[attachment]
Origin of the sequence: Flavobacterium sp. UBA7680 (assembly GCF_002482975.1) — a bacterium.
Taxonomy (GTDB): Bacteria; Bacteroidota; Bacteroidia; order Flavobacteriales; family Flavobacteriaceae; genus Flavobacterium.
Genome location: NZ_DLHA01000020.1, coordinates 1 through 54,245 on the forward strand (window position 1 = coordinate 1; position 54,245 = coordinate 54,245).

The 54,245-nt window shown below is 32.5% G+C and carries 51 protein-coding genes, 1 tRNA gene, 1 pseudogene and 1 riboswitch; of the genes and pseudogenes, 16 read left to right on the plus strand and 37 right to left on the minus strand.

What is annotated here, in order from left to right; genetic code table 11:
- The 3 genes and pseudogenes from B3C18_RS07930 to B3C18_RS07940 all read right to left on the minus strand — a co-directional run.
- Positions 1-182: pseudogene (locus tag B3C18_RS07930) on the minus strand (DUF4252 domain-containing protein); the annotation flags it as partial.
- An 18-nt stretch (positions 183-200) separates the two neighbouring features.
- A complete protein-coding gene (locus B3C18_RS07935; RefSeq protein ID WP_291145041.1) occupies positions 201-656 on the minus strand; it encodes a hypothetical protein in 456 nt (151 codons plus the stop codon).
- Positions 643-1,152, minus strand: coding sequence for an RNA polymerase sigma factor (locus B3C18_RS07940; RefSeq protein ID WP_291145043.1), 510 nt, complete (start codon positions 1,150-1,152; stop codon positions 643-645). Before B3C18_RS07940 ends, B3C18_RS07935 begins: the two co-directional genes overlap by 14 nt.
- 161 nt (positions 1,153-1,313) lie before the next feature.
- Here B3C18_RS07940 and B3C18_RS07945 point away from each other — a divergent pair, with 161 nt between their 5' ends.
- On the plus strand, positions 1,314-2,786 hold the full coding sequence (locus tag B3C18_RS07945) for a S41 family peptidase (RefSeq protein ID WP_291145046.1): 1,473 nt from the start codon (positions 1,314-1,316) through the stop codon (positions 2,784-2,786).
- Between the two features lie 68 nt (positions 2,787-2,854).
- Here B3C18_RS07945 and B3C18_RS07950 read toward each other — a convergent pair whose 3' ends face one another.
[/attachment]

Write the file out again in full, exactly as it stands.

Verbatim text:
Origin of the sequence: Flavobacterium sp. UBA7680 (assembly GCF_002482975.1) — a bacterium.
Taxonomy (GTDB): Bacteria; Bacteroidota; Bacteroidia; order Flavobacteriales; family Flavobacteriaceae; genus Flavobacterium.
Genome location: NZ_DLHA01000020.1, coordinates 1 through 54,245 on the forward strand (window position 1 = coordinate 1; position 54,245 = coordinate 54,245).

The 54,245-nt window shown below is 32.5% G+C and carries 51 protein-coding genes, 1 tRNA gene, 1 pseudogene and 1 riboswitch; of the genes and pseudogenes, 16 read left to right on the plus strand and 37 right to left on the minus strand.

What is annotated here, in order from left to right; genetic code table 11:
- The 3 genes and pseudogenes from B3C18_RS07930 to B3C18_RS07940 all read right to left on the minus strand — a co-directional run.
- Positions 1-182: pseudogene (locus tag B3C18_RS07930) on the minus strand (DUF4252 domain-containing protein); the annotation flags it as partial.
- An 18-nt stretch (positions 183-200) separates the two neighbouring features.
- A complete protein-coding gene (locus B3C18_RS07935; RefSeq protein ID WP_291145041.1) occupies positions 201-656 on the minus strand; it encodes a hypothetical protein in 456 nt (151 codons plus the stop codon).
- Positions 643-1,152, minus strand: coding sequence for an RNA polymerase sigma factor (locus B3C18_RS07940; RefSeq protein ID WP_291145043.1), 510 nt, complete (start codon positions 1,150-1,152; stop codon positions 643-645). Before B3C18_RS07940 ends, B3C18_RS07935 begins: the two co-directional genes overlap by 14 nt.
- 161 nt (positions 1,153-1,313) lie before the next feature.
- Here B3C18_RS07940 and B3C18_RS07945 point away from each other — a divergent pair, with 161 nt between their 5' ends.
- On the plus strand, positions 1,314-2,786 hold the full coding sequence (locus tag B3C18_RS07945) for a S41 family peptidase (RefSeq protein ID WP_291145046.1): 1,473 nt from the start codon (positions 1,314-1,316) through the stop codon (positions 2,784-2,786).
- Between the two features lie 68 nt (positions 2,787-2,854).
- Here B3C18_RS07945 and B3C18_RS07950 read toward each other — a convergent pair whose 3' ends face one another.